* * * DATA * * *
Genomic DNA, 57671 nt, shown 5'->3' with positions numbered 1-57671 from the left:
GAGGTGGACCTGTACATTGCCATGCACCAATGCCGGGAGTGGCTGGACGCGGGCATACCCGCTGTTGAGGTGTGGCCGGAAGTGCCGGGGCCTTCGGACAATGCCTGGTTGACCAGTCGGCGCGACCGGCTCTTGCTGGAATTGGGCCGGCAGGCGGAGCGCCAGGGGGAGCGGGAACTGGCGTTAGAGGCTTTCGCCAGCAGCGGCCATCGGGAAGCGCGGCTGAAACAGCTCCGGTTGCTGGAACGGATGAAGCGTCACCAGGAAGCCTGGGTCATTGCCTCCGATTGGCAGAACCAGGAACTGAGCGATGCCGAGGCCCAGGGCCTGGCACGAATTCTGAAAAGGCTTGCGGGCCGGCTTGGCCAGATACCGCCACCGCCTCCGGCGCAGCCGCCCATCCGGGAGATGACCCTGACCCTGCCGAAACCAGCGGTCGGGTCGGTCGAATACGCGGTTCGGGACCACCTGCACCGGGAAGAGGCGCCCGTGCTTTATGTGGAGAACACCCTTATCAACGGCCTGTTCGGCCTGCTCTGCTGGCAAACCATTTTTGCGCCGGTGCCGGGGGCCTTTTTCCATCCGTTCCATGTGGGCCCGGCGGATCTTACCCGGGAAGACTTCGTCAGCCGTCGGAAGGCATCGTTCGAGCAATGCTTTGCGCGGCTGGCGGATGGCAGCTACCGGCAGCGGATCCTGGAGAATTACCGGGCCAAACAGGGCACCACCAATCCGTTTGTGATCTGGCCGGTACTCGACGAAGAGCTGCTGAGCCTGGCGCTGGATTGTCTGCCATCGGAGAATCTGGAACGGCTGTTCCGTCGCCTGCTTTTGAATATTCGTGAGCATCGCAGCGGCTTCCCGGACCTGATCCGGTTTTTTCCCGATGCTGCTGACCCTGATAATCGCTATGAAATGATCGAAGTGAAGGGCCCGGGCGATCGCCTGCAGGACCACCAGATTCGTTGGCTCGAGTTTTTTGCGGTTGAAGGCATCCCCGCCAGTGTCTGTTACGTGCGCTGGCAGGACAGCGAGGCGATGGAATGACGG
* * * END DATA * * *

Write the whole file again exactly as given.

Genomic DNA, 57671 nt, shown 5'->3' with positions numbered 1-57671 from the left:
GAGGTGGACCTGTACATTGCCATGCACCAATGCCGGGAGTGGCTGGACGCGGGCATACCCGCTGTTGAGGTGTGGCCGGAAGTGCCGGGGCCTTCGGACAATGCCTGGTTGACCAGTCGGCGCGACCGGCTCTTGCTGGAATTGGGCCGGCAGGCGGAGCGCCAGGGGGAGCGGGAACTGGCGTTAGAGGCTTTCGCCAGCAGCGGCCATCGGGAAGCGCGGCTGAAACAGCTCCGGTTGCTGGAACGGATGAAGCGTCACCAGGAAGCCTGGGTCATTGCCTCCGATTGGCAGAACCAGGAACTGAGCGATGCCGAGGCCCAGGGCCTGGCACGAATTCTGAAAAGGCTTGCGGGCCGGCTTGGCCAGATACCGCCACCGCCTCCGGCGCAGCCGCCCATCCGGGAGATGACCCTGACCCTGCCGAAACCAGCGGTCGGGTCGGTCGAATACGCGGTTCGGGACCACCTGCACCGGGAAGAGGCGCCCGTGCTTTATGTGGAGAACACCCTTATCAACGGCCTGTTCGGCCTGCTCTGCTGGCAAACCATTTTTGCGCCGGTGCCGGGGGCCTTTTTCCATCCGTTCCATGTGGGCCCGGCGGATCTTACCCGGGAAGACTTCGTCAGCCGTCGGAAGGCATCGTTCGAGCAATGCTTTGCGCGGCTGGCGGATGGCAGCTACCGGCAGCGGATCCTGGAGAATTACCGGGCCAAACAGGGCACCACCAATCCGTTTGTGATCTGGCCGGTACTCGACGAAGAGCTGCTGAGCCTGGCGCTGGATTGTCTGCCATCGGAGAATCTGGAACGGCTGTTCCGTCGCCTGCTTTTGAATATTCGTGAGCATCGCAGCGGCTTCCCGGACCTGATCCGGTTTTTTCCCGATGCTGCTGACCCTGATAATCGCTATGAAATGATCGAAGTGAAGGGCCCGGGCGATCGCCTGCAGGACCACCAGATTCGTTGGCTCGAGTTTTTTGCGGTTGAAGGCATCCCCGCCAGTGTCTGTTACGTGCGCTGGCAGGACAGCGAGGCGATGGAATGACGG